Editorial: Eight Bells


Flags-editorial-3-11-FIThere is a tradition at Indian Harbor Yacht Club that we find comforting. When a member passes away a simple notice is posted under the words “Eight Bells” with the person’s name and the dates of their birth and death, and a dash in between. In the navy, they tell time differently than we do on shore. Bells are struck to designate the hours of being on “watch” or working. A bell is struck after the first half-hour has passed, two bells after one hour has passed, three bells after an hour and a half, and so forth up to the completion of a watch, which was four hours or eight bells. The practice of using bells came about because sailors could not afford their own timepieces and so the ringing of the bell informed the entire ship what time it was. When eight bells is struck, a person’s watch is over.

Everybody dies and every death is meaningful. It seems though we have lost some pillars in our community recently. Coming so quickly upon one another it caused us to wonder how their passing might affect our community and how we will fill that void.

The first to catch us by surprise was Kenneth Hopson. Ken was a tall man both in height and in character. Just 58 when he passed, he was well known throughout town for his generosity and love of life. He had a very accomplished career in corporate finance and he was grounded. He taught Sunday school at Christ Church and was the church’s Treasurer. Ken was a family man who is survived by his loving wife and young daughters. He had a passion for the sea and was a sailor. By no means was Ken slowing down; in fact you had the sense that his trajectory was continuing to rise quickly and that the possibilities of what he could accomplish were not fully realized. He will be missed.

The second was Harry Keleshian. A first-generation American and the son of an Armenian genocide survivor, he loved Greenwich deeply. Harry and his beloved wife, Edna, were a “real ‘Mom and Pop’ team—they did everything together,” according to their daughter, Alyssa Keleshian Bonomo. Together they had a real entrepreneurial spirit. They started small, with a card shop on the Avenue. They did it again and again, building one business after another. Soon Harry began purchasing the buildings that housed his businesses, and he became a successful property owner and real estate developer. He was kind in both endeavors. He could be tough, but he was also compassionate and supportive of others, igniting and fanning their entrepreneurial spirit. Many successful local businesses owe a token of gratitude to Harry. He will be missed.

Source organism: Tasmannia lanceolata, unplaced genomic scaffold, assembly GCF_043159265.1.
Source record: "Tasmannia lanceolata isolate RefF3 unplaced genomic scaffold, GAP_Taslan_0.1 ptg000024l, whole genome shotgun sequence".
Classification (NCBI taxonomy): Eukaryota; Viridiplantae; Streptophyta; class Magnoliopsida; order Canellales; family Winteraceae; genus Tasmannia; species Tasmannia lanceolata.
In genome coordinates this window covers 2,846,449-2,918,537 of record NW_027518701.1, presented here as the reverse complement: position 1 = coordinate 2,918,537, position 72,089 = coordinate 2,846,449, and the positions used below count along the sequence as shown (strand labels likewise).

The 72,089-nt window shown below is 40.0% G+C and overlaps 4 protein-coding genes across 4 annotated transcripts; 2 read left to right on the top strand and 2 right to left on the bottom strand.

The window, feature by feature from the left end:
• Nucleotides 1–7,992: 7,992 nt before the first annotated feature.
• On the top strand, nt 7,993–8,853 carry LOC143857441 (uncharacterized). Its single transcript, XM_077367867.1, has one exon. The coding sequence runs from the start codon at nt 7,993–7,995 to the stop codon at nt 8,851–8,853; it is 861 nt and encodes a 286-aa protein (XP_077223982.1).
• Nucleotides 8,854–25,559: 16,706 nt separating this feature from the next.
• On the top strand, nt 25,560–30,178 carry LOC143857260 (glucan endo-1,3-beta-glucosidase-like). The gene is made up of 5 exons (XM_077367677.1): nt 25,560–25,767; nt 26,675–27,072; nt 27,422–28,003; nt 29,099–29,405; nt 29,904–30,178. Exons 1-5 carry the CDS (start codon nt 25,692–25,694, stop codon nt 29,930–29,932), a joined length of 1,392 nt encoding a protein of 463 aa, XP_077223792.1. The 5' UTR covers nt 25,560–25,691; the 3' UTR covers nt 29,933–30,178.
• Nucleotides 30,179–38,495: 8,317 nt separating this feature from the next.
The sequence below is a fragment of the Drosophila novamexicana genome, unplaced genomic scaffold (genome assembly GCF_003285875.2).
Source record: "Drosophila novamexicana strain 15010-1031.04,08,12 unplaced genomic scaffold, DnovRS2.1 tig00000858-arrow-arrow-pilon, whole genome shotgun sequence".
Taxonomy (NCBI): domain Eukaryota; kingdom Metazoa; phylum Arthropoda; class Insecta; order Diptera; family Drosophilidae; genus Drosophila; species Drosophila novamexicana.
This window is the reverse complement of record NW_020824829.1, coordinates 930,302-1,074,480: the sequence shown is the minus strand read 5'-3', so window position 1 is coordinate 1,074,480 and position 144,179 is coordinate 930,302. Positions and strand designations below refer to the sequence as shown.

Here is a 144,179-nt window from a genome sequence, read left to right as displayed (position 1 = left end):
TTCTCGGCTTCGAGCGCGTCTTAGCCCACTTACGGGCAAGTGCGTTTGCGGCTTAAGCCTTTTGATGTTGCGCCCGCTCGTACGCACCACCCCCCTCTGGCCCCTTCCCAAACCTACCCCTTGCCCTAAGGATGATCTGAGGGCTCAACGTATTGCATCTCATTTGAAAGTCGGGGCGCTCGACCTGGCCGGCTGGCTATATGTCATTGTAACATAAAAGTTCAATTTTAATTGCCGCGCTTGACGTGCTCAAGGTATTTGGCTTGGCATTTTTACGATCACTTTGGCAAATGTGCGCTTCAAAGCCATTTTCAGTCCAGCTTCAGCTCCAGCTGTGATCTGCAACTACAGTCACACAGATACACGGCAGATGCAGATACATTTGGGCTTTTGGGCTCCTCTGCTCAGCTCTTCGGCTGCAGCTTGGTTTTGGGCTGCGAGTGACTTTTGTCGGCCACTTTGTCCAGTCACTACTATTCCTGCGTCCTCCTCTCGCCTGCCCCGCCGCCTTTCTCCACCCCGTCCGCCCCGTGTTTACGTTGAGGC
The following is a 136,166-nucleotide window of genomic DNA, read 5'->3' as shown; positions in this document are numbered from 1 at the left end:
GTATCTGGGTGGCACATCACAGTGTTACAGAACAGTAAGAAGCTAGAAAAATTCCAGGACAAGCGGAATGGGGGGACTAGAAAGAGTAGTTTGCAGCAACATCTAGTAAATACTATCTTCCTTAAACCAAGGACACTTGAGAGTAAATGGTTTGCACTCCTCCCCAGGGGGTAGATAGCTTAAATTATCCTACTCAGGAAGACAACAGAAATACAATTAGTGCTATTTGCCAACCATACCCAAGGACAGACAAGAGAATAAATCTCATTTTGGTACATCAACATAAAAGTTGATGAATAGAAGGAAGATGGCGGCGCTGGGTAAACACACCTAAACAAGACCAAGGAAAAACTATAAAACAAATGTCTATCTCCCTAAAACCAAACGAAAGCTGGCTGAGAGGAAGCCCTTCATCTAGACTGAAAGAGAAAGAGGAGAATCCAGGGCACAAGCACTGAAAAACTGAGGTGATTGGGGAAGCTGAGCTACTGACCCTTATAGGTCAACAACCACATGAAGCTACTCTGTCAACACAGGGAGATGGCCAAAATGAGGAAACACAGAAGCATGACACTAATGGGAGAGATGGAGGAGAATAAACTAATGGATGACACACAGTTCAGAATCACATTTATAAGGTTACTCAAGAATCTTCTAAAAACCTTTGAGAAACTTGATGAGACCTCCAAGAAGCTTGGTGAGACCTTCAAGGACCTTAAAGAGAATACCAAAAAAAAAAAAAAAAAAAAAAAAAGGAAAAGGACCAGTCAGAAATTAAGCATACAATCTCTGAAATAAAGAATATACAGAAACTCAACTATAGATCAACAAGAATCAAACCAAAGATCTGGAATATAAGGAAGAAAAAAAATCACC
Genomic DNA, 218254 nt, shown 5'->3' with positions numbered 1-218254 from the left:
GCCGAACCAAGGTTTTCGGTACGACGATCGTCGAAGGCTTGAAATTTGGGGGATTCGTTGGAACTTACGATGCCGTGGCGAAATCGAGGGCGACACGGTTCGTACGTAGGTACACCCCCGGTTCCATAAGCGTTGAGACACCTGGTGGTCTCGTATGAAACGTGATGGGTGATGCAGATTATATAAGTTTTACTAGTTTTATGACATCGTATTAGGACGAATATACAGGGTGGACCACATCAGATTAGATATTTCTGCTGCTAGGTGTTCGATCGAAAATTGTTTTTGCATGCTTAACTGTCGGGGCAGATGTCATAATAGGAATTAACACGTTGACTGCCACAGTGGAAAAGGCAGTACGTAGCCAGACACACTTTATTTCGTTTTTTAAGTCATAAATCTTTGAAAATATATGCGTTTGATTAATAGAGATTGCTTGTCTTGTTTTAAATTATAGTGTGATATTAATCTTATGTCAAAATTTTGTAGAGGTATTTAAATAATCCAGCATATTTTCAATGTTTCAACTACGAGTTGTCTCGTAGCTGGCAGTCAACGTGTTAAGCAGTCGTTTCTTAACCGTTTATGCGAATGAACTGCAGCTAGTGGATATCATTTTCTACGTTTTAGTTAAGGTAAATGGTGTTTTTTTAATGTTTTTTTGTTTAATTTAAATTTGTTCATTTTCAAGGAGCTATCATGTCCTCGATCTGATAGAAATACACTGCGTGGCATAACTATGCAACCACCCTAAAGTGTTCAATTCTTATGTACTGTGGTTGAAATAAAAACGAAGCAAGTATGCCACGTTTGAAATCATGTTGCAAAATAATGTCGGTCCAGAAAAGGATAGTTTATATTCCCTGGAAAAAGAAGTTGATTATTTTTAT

And then there was Barry Nova. Most recently working for the YWCA, Barry had a long, successful career in communications and a love of politics. Barry was an old-school liberal in the best sense. He never tired of promoting and defending Democratic ideals. He worked on several presidential campaigns and was very involved locally with the Democratic Town Committee, including serving as its chairman. At Barry’s core, he was a gentleman. He would tell stories that would make you laugh. Barry was funny. He wanted you to be comfortable and would use language masterfully to put you at ease. His enthusiasm and passion for the YWCA were infectious, and would draw others to become involved. He and his wife, Susan, were married for 56 years, a milestone not often achieved these days. He will be missed.

Space here does not allow us to list all of the good these gentlemen have done, but each impacted our community greatly. We wonder who will step up to take upon themselves this mantle that these three gentlemen, and so many others, have hoisted for the betterment of our town. We have said it before: each of us matters to our community. It is often the quiet, unspoken ones that have the greatest impact. Eight bells: Ken, Harry, Barry. Your watch is over. You will be missed.

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